Mount St. Joseph grappler invited to Olympic Training Center Neville among 50 to undergo intensive wrestling session

June 14, 1992|By Lem Satterfield | Lem Satterfield,Staff Writer

When Kevin Neville was healthy last winter, there wasn't a 152-pound high school wrestler in the state who could stay on the mat with him.

Even with a partially separated shoulder last summer, the Mount St. Joseph grappler was among the nation's best 15-year-olds, finishing ninth in the United States Wrestling Federation's Cadet Nationals last July.

Beginning tomorrow, Neville, 16, will participate in a weeklong, intensive session of Greco-Roman and freestyle wrestling at the invitation of Bruce Bennett, head of the U.S. Wrestling Federation. Neville was the only Marylander -- and one of 50 high school seniors -- receiving an invitation to the camp, at the Olympic Training Center in Lake Placid, N.Y.

Neville says he owes the honor to the experience he gained in the Cadet Nationals last summer.

"It was one of my first times wrestling freestyle and Greco-Roman, and I didn't expect to catch on so quickly, especially after hurting my shoulder two days before the tournament," said the Sykesville resident. Neville had suffered the injury while working out with Andre Kelly, a national prep champion in 1987 while at Montgomery County's Bullis High.

"The guys who finished second and third only beat me by one point each," said Neville, who wrestled with his arm taped to his side. "I proved to myself that I could hang with some of the best.

"The invitation came as a surprise to me [though], because I didn't even know they had anything like this," said Neville, who captured the Maryland Scholastic Association title in March after a runner-up finish as a sophomore.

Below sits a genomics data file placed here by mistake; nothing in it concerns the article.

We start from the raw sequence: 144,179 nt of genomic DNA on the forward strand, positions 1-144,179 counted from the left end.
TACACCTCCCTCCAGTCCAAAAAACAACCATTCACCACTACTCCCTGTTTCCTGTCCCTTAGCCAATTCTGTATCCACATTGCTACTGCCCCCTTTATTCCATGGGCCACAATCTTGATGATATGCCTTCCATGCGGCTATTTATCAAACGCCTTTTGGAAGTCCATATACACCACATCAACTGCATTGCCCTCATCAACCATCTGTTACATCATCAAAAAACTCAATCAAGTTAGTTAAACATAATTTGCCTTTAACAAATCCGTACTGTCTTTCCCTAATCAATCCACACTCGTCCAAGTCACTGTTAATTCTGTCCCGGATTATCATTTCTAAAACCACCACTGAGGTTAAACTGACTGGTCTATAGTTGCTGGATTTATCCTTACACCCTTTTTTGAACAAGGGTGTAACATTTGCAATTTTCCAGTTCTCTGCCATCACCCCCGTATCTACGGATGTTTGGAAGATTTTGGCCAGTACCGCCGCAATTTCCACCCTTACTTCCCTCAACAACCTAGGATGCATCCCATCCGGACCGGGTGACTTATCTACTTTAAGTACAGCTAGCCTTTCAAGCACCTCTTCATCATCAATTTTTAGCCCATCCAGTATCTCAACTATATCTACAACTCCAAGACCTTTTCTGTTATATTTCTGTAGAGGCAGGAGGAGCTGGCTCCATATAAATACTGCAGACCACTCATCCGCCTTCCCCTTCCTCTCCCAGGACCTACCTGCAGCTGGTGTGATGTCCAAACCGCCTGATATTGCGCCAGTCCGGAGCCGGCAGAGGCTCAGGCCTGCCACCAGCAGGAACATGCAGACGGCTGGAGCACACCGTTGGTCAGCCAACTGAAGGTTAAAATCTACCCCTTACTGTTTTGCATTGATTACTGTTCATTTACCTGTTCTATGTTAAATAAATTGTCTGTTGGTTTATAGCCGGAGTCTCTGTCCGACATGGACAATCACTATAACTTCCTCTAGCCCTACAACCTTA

Neville has come a long way since his freshman season at Glenelg High, where he finished as a county runner-up. In the letter, Bennett calls Neville "one of the nation's top Greco-Roman high school wrestlers."

"Greco-Roman is all upper body, all throws," said Neville, who relies on skill and hip movement rather than brute strength to excel. "It's going to be a week of intense training. It's a great way to prepare for my future."

The day after he returns from Lake Placid, Neville will wrestle in the Northwest Wrestling Club Challenge at Bullis Prep. Then he'll compete in the freestyle and Greco-Roman nationals July 15-23 with the Maryland Junior National team.

Neville earned himself plenty of exposure last winter, capturing his second consecutive tournament titles at Annapolis, Chesapeake and Archbishop Curley High Schools, being top-ranked all year long by the Maryland State Wrestling Association, and capping the season as a first-team, All-Metro selection by the Baltimore Sun.

He posted a 30-2 record, with his losses coming against Pennsylvania wrestlers. Included among Neville's area-leading 24 pins was one in the first period over Annapolis' Chip Cochran, the eventual 152-pound Class 4A-3A state champion.

"This year [at Mount St. Joseph,] people stayed away from going upper body with me, because they know I like to throw you," Neville said. "I might not look that strong, but I can surprise a lot of people with my leverage."

But Neville suffered a rib injury in practice six days after winning the MSA title and could not wrestle in the National Prep tournament. As a result, runner-up Mount St. Joseph missed winning the title by just two points.

"I was very disappointed because I would have been the top seed," said Neville. "I think I could have scored about 35 points."

Neville scored big in his first tournament since hurting his ribs, beating a Virginia state champ en route to a runner-up finish in the Annapolis Open freestyle tournament in late March.

In early April, Neville won a Junior Olympic, Greco-Roman tournament in Brockport, N.Y., pinning the New York state champion in the finals.

Soon after, he came down with a severe case of mononucleosis and only recently has begun to recover.

"I lost about 15 pounds," said Neville. "I weighed 165 when I first got sick; now I weigh about 151.

"But nothing's going to stop me from going [to Lake Placid]."

Baltimore Sun Articles
|
|
|
Please note the green-lined linked article text has been applied commercially without any involvement from our newsroom editors, reporters or any other editorial staff.